Following the success of love and Australia voting Yes to marriage equality, we take a moment to reflect on some of the impacts of the campaign and how we all felt. Kath is a nurse who tells her story and experience of the last few months:
It’s so very hard to find the right words to capture the emotions I felt at the moment the results of the Australian Same Sex Marriage Postal Survey were announced. Like so many people in the LGBTI community, I had no way of avoiding the vile campaign of the ‘No’ camp. Hate and bigotry was openly broadcast through every form of media; lies and misconceptions were given quasi-validity via a rhetoric marked as ‘free speech’. There was literally no escape from the constant bombardment of cruel and hurtful lies. I wasn’t alone; so many of my friends shared their stories of personal pain. We were united in just how much strength of character it took to remain civilised when forced to listen to very personal attacks. My entire life was publically debated and labelled deficient by people I have never met and who have no knowledge of my moral code or personal values.
Most painful of all, the depth of love I feel for my beautiful partner was touted as inferior to the love experienced by a heterosexual couple. In an entirely bizarre twist, the ‘No’ campaign decided that marriage should be synonymous with the ability or desire to reproduce. I can’t personally speak with all heterosexual couples of non-child baring age or those undergoing IVF treatment, or couples who just choose to not have children; however I think I’d be correct to say that they have no deficiencies on the love front.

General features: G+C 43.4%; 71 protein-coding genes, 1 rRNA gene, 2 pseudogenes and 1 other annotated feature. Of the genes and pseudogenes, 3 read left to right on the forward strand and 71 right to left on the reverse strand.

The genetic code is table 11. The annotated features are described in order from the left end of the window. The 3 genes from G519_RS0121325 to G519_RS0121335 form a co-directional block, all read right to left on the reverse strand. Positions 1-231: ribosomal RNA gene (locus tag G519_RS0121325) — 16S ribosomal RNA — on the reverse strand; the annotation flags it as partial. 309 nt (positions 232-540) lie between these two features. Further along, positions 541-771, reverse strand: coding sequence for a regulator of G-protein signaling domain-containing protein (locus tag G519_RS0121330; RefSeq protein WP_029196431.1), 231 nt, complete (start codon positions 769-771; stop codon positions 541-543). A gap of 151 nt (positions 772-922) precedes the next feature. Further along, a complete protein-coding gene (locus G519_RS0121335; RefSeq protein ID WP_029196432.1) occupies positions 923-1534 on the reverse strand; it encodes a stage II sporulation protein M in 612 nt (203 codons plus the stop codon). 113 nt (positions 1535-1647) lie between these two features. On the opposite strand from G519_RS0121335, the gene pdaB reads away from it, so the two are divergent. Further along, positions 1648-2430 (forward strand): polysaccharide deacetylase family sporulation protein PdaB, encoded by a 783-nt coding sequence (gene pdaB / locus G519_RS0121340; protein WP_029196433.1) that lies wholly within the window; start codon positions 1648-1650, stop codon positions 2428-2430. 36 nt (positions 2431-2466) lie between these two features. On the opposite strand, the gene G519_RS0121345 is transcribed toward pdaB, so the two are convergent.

At times it felt like the campaign would never end. Just when you thought it couldn’t get any worse another painful reminder of the hate some people feel towards same-sex couples would pop up. The donation of 1 million dollars (thirty pieces of silver has experienced some inflation) to the ‘No’ campaign by the Sydney Anglican Diocese was probably the lowest point in the campaign for me. The active role the Sydney Anglicans have no doubt played in damaging the mental health of vulnerable LGBTI kids is inhuman, a sanctimonious betrayal of their purported moral compass. As for the LGBTI kids in their own congregations, they are by far at most risk due to their isolation. The real cost of this horrible survey may never be fully known.
As I stood with my tribe in Prince Alfred Park in Sydney I reflected on all this. I could not have been more proud. We have heard it all, we have suffered greatly and for the most part, we have carried ourselves with grace and dignity. We have learned who our allies are and who are not. We have also been given an opportunity; we now know that the real enemy is ignorance. When we openly live our authentic LGBTI lives we gift our families and our wider communities the opportunity to truly know us. When the announcement came that 7 million Australian’s were willing to vote for love; I cheered, I cried, I cheered some more. Then I sent a message to the one lady in that 7 million who this was all for. The message was simple – I love you.